The Australian Transport Safety Bureau (ATSB) has recommended that Saab modifies the stall warning system on the Saab 340 fleet to provide sufficient warning of an impending stall during icing conditions, writes Emma Kelly.

The recommendation follows publication of the ATSB's report on a "serious incident" involving a Saab 340B in June 2002, when the crew did not receive a stall warning and lost control because of low airspeed and airframe icing when the aircraft was on autopilot. Control was lost at 3,810ft (1,150m) and the aircraft descended to 112ft above ground level before control was regained. The ATSB found that the aircraft can stall before activation of the stall warning system if there is ice on the wing and noted reports of similar incidents involving the type.

Saab 340s in Canada - uniquely - are required to have a manually selected ice stall warning option, but this simply raises the airspeed at which stall warning is given if the crew notice that the aircraft is in icing conditions and activate it.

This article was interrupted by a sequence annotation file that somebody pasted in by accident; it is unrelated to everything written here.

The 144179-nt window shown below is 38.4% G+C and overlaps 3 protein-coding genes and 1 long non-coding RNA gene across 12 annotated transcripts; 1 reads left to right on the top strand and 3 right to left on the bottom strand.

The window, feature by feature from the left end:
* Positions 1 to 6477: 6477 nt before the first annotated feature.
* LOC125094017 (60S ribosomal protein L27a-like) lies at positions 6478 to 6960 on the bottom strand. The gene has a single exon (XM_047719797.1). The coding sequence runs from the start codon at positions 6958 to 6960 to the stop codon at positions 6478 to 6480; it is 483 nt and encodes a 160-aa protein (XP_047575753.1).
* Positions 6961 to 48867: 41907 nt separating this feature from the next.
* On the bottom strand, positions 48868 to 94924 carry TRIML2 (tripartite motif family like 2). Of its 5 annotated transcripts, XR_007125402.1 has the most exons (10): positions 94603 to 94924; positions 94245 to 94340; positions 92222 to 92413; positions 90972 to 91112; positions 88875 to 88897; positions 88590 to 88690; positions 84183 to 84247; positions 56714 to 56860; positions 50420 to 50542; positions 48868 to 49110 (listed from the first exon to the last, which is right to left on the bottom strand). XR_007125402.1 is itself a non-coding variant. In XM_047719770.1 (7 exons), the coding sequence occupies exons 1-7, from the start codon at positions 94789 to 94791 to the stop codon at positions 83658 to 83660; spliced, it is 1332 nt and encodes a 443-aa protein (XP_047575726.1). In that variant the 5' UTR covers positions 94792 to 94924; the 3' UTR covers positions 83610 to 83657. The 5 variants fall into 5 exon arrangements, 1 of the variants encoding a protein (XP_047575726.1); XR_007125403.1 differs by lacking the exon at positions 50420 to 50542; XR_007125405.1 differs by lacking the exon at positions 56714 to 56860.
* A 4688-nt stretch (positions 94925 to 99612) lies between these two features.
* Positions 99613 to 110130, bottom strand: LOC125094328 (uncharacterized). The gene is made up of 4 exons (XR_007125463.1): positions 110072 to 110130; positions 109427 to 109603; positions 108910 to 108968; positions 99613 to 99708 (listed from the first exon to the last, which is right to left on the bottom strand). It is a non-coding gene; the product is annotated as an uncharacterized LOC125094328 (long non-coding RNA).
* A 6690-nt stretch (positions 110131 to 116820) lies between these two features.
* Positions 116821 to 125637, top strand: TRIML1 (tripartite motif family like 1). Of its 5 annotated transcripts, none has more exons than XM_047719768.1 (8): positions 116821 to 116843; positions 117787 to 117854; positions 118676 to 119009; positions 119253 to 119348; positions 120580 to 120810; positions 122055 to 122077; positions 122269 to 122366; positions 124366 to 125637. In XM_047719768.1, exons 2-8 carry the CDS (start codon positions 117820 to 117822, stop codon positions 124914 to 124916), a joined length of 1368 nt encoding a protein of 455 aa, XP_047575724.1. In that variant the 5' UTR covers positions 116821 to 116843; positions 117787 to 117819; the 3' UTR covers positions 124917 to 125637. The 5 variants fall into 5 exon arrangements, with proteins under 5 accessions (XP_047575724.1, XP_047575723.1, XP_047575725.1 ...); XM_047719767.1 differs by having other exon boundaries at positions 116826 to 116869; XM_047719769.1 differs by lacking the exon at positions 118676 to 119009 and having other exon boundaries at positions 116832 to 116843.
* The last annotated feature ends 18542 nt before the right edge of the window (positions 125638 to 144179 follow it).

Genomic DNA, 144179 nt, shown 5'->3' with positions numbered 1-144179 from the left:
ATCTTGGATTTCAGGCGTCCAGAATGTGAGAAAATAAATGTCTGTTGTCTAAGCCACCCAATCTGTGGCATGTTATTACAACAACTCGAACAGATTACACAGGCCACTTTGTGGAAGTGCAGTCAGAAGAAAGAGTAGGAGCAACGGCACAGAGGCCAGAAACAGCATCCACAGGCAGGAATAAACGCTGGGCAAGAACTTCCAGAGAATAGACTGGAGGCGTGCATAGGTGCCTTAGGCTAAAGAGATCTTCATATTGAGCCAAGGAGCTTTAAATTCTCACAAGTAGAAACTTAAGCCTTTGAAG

The 340's certificating authority, the Swedish civil aviation administration, says it will study the report with Saab to see if any clarification to the icing section in the aircraft's operating manual is needed. But the authority's Ingmar Hedblom, certification manager for the 340, says the problem exists for all aircraft types in icing conditions, and it does not plan to make any further recommendations to the European Aviation Safety Agency.

Aviation authorities from Brazil and the USA have issued an emergency airworthiness directive requiring all operators of Embraer ERJ-145 family aircraft to inspect aft rudder control rods before further flight. This follows an aborted take-off by an American Eagle ERJ-135 because of a failure of both upper and lower control rods.

Source: Flight International